News From The US Hall Of Fame

Published: July 8, 2018 11:23 am EDT

The Hall of Fame Screening Committee of the United States Harness Writers Association (USHWA) annually meets on the first Sunday in July, in consultation with a group of Hall of Fame members, and considers nominees submitted by USHWA’s chapters to determine those to advance to the possibility of earning the sport’s highest honour, membership in the Hall of Fame.

Quality always results from the deliberation about the best of the best by the Screening Committee. What was unprecedented on Sunday, July 1 was the quantity of outstanding individuals that the Committee selected to advance beyond their consideration stage.

One person was selected for direct admission to the Hall, through USHWA’s bylaws and its Veteran category, which once every three years allows the Committee to choose one nominee (aged 70+) who will directly become a Hall of Famer. That honouree was the veteran trainer of Standardbred stars, Jerry Silverman.

Five other individuals were put forward by the Committee to appear on a midsummer ballot, conducted among ‘USHWAns’ and Hall of Famers. If the nominee secures 75 per cent of the ‘yes-no’ votes in the balloting, they will join Silverman as inductees into the hallowed Hall on July 7, 2019. This quality quintet includes Blair Burgess, Ted Gewertz, Joe Holloway, Linda Toscano, and Ted Wing.

Jerry Silverman, named by the Committee to the Hall of Fame in the Veteran category, was one of the leading Grand Circuit trainers for five decades, from the 1960s through the 2000s. He made a big impact in 1996, when he was 31 (a ‘mere pup’ among the trainers of his days), with Triple Crown winner Romeo Hanover, and the subsequent years saw a stream of champions such as Fame, Hit Parade, Masquerade, Saccharum, Die Laughing, and Glowing Report (the last-named a stakes winner 40 years after Romeo Hanover) among the large stable that he ran with intelligence and endurance. Silverman retired four years ago, but continues assisting his son, Richie, who is himself a fine horseman.

The five candidates to be placed on the summer ballot for Hall election have all contributed to top-level racing in a variety of different ways:

Blair Burgess will look to complete a ‘Hall of Fame double,’ having been voted into the Hall in his native Canada last year. Burgess has been a frequent figure in the winner’s circle of the sport’s top races: the Hambletonian (Amigo Hall and Triple Crown winner Glidemaster), Breeders Crown (Real Desire), Meadowlands Pace (Frugal Gourmet and Real Desire) and Little Brown Jug (Tell All). Real Desire and Glidemaster were both voted Horse of the Year by the Harness Writers. Twice the Trainer of the Year in Canada, Burgess is the son of Canadian Hall of Fame breeder/owner/executive Bob Burgess.

Ted Gewertz first caught the harness racing ‘bug’ when Kennedy was President, and his love for the sport has not waned over the years. He has been co-owner of three Hambletonian winners – Giant Victory, Windsongs Legacy (Triple Crown winner and Trotter of the Year), and Deweycheatumnhowe – in addition to such horses as Huntsville and Housethatruthbuilt, the latter having her best year in 2004, when USHWA named Gewertz the Owner of the Year. Conscious of keeping the highest standards in the sport, Gewertz is a director of the Hambletonian Society and a trustee of the Harness Racing Museum.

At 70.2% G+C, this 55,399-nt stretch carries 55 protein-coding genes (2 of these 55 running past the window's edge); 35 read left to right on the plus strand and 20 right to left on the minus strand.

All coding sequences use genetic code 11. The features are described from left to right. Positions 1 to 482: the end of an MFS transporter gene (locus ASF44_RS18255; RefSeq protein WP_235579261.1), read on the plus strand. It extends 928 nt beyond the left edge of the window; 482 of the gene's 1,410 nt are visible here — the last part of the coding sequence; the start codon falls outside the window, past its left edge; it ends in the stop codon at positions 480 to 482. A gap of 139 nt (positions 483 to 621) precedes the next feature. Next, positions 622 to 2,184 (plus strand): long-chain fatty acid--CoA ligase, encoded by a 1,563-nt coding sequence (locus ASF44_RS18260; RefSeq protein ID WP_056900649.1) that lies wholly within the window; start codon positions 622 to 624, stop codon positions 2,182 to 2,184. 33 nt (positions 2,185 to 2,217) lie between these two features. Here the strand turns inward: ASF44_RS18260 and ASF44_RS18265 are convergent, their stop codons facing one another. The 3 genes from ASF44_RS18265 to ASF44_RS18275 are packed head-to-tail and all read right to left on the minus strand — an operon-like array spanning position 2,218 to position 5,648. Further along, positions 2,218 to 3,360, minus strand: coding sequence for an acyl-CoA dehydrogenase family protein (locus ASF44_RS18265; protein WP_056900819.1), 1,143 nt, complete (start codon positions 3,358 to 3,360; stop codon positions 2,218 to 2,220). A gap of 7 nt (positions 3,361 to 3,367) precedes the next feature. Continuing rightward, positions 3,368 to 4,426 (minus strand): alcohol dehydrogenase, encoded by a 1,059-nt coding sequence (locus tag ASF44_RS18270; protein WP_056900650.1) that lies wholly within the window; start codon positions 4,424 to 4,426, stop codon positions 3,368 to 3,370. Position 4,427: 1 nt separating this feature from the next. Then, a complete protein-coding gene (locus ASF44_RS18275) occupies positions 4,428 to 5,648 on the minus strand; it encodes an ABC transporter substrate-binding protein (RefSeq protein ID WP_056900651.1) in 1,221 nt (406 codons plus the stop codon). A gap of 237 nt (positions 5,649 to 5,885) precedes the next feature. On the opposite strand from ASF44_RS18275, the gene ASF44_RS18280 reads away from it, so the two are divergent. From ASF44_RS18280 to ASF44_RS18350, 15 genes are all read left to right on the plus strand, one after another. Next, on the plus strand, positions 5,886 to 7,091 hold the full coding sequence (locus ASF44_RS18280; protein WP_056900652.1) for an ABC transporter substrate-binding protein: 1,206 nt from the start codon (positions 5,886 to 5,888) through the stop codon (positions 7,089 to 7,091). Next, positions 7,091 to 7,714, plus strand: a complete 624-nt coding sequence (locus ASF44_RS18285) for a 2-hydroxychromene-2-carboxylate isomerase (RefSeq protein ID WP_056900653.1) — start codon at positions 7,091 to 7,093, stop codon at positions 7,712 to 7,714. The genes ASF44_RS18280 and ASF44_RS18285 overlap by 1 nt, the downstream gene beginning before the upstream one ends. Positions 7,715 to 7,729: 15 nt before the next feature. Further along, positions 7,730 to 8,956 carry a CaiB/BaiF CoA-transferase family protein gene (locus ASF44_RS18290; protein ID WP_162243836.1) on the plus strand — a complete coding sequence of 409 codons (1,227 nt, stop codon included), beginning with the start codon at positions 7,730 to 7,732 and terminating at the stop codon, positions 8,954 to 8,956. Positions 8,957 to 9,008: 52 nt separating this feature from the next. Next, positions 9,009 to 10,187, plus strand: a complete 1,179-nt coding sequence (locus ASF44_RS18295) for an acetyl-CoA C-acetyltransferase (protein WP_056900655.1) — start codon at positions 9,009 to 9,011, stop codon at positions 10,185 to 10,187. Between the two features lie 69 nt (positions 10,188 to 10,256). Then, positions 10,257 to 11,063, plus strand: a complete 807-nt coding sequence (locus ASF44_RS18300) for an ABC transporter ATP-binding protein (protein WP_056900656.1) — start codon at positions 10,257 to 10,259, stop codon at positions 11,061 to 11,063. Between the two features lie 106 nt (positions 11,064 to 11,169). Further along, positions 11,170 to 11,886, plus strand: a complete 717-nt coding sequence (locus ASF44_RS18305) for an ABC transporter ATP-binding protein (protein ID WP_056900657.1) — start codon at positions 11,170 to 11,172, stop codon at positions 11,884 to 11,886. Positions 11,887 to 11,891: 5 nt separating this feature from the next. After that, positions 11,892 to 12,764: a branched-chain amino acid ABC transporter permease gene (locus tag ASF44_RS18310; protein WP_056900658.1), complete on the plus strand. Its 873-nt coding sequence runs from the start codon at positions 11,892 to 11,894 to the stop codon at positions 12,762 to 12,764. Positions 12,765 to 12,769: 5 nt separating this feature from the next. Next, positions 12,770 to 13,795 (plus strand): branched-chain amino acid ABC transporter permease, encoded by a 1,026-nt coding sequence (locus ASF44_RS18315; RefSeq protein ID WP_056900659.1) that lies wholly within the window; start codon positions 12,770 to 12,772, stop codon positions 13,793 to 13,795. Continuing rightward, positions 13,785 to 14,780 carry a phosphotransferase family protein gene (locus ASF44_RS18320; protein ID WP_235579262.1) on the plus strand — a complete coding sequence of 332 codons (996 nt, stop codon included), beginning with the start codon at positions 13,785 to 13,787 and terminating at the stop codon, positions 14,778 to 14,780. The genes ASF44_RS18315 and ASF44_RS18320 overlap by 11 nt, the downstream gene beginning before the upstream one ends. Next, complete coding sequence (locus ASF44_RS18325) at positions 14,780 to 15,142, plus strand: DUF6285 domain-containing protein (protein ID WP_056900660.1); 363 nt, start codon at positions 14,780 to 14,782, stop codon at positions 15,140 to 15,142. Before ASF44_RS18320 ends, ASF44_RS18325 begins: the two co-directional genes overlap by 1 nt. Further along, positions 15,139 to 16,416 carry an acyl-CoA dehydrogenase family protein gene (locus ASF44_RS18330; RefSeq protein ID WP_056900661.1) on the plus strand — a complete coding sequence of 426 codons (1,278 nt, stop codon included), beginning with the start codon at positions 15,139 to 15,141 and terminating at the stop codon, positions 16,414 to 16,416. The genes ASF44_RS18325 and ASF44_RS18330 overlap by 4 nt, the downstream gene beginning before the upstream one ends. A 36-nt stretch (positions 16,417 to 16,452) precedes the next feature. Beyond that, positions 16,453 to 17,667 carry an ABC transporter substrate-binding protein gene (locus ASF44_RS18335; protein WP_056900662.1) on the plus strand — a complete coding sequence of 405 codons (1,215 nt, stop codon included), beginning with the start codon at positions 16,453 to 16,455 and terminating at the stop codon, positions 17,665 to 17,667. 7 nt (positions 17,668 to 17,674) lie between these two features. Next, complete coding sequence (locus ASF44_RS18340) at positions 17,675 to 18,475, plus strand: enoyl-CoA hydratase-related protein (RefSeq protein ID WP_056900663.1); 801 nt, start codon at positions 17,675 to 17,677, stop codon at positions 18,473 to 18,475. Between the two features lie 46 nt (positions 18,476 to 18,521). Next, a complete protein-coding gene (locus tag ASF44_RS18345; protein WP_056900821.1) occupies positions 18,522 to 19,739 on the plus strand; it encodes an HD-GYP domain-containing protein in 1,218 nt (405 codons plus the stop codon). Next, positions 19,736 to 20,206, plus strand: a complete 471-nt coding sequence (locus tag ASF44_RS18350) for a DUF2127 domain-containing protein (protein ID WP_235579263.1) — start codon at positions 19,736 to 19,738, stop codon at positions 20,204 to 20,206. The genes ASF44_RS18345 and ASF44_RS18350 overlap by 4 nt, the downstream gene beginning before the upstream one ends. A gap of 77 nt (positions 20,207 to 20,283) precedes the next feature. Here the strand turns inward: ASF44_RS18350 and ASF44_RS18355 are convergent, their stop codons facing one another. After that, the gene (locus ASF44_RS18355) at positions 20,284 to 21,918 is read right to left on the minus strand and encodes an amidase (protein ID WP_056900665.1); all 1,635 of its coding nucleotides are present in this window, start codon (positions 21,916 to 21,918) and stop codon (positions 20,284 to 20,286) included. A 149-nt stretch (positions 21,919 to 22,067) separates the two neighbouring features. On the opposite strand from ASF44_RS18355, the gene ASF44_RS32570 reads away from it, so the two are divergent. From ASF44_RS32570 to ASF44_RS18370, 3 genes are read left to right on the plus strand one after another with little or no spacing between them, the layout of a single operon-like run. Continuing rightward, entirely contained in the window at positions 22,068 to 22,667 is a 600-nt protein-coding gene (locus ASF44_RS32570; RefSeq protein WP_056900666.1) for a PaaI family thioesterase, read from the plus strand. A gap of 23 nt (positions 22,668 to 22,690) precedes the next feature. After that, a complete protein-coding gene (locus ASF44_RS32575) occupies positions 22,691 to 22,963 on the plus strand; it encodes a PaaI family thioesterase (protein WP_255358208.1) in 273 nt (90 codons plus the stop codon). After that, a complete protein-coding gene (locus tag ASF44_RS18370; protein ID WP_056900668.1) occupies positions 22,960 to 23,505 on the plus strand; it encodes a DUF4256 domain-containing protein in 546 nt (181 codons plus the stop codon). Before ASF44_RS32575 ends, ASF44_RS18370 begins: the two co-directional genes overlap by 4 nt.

Joe Holloway started in the sport as a caretaker in his native Delaware when he was an altar boy, as the new local priest took up harness racing as a way to connect with his flock. Holloway connected with the uppermost level of the sport with his masterful handling of Jennas Beach Boy, three-time Breeders Crown winner, twice Pacer of the Year, and a horse whose record for a race mile of 1:47.3 stood for a decade. Holloway, voted the sport’s top trainer in 1995, has since buffed up his resume by developing Shes A Great Lady, Shebestingin, and Somwherovrarainbow, as well as the handling of 1:46 pacer Always B Miki at two and three.

Linda Toscano has long had a harness background association, dating back to her driving ponies in races when her age was in single digits. She served an apprenticeship with legendary NYC horseman Buddy Regan, then went out on her own in 1985. Linda has attracted widespread attention throughout much of the current decade, including being named 2012 Trainer of the Year by USHWA – in that year alone she had the Hambletonian winner Market Share, but he was a (high-class) second fiddle that year to Horse of the Year winner Chapter Seven. The champion colts Walner and Heston Blue Chip, and half-mile track world champion Jet Laag N, have also benefited from her care and tutelage.

Ted Wing was an Olympic-calibre skier before suffering an injury, and the loss of the downhill sport was harness racing’s gain, as the native of Maine captured titles in New England in his early years of the sport, then emerged as one of the leading horsemen in the founding days of The Meadowlands, balancing his racing at that track with regular duty at Roosevelt/Yonkers. Inducted into the New England Harness Racing Hall of Fame the same year as Bill O’Donnell and Jim Doherty, who would later go on to the national Hall, Wing has been an important part in the success of such stars as Skip By Night, Gallo Blue Chip, Butler BG, and Calvert.

There will also be midsummer balloting (75-per-cent-plus of ‘yes/no’ ballots required) of ‘USHWAns’ on writer/commentator Dave Little and photographer Mark Hall, who were nominated for the Communicators Hall of Fame at the annual Directors meeting of USHWA this past February.


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